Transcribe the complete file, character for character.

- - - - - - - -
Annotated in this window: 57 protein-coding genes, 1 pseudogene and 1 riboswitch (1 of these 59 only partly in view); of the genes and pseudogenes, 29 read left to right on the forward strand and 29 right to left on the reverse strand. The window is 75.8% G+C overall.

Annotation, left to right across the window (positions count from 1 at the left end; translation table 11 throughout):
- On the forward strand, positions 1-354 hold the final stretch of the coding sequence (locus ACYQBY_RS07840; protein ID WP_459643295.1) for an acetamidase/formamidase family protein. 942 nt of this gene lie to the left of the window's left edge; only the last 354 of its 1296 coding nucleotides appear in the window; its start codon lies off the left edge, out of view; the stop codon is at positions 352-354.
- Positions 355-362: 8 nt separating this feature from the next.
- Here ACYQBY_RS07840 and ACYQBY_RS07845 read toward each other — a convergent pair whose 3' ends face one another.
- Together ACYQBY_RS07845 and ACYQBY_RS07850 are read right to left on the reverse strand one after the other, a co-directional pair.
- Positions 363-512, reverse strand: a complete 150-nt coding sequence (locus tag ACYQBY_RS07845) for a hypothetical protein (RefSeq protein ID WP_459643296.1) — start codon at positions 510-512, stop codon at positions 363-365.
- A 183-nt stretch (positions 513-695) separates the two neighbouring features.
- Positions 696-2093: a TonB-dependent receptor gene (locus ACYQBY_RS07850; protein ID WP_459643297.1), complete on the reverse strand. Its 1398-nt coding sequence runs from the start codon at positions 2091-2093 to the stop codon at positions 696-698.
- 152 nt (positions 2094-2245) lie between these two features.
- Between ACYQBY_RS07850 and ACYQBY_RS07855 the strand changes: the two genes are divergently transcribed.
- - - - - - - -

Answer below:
Annotated in this window: 57 protein-coding genes, 1 pseudogene and 1 riboswitch (1 of these 59 only partly in view); of the genes and pseudogenes, 29 read left to right on the forward strand and 29 right to left on the reverse strand. The window is 75.8% G+C overall.

Annotation, left to right across the window (positions count from 1 at the left end; translation table 11 throughout):
- On the forward strand, positions 1-354 hold the final stretch of the coding sequence (locus ACYQBY_RS07840; protein ID WP_459643295.1) for an acetamidase/formamidase family protein. 942 nt of this gene lie to the left of the window's left edge; only the last 354 of its 1296 coding nucleotides appear in the window; its start codon lies off the left edge, out of view; the stop codon is at positions 352-354.
- Positions 355-362: 8 nt separating this feature from the next.
- Here ACYQBY_RS07840 and ACYQBY_RS07845 read toward each other — a convergent pair whose 3' ends face one another.
- Together ACYQBY_RS07845 and ACYQBY_RS07850 are read right to left on the reverse strand one after the other, a co-directional pair.
- Positions 363-512, reverse strand: a complete 150-nt coding sequence (locus tag ACYQBY_RS07845) for a hypothetical protein (RefSeq protein ID WP_459643296.1) — start codon at positions 510-512, stop codon at positions 363-365.
- A 183-nt stretch (positions 513-695) separates the two neighbouring features.
- Positions 696-2093: a TonB-dependent receptor gene (locus ACYQBY_RS07850; protein ID WP_459643297.1), complete on the reverse strand. Its 1398-nt coding sequence runs from the start codon at positions 2091-2093 to the stop codon at positions 696-698.
- 152 nt (positions 2094-2245) lie between these two features.
- Between ACYQBY_RS07850 and ACYQBY_RS07855 the strand changes: the two genes are divergently transcribed.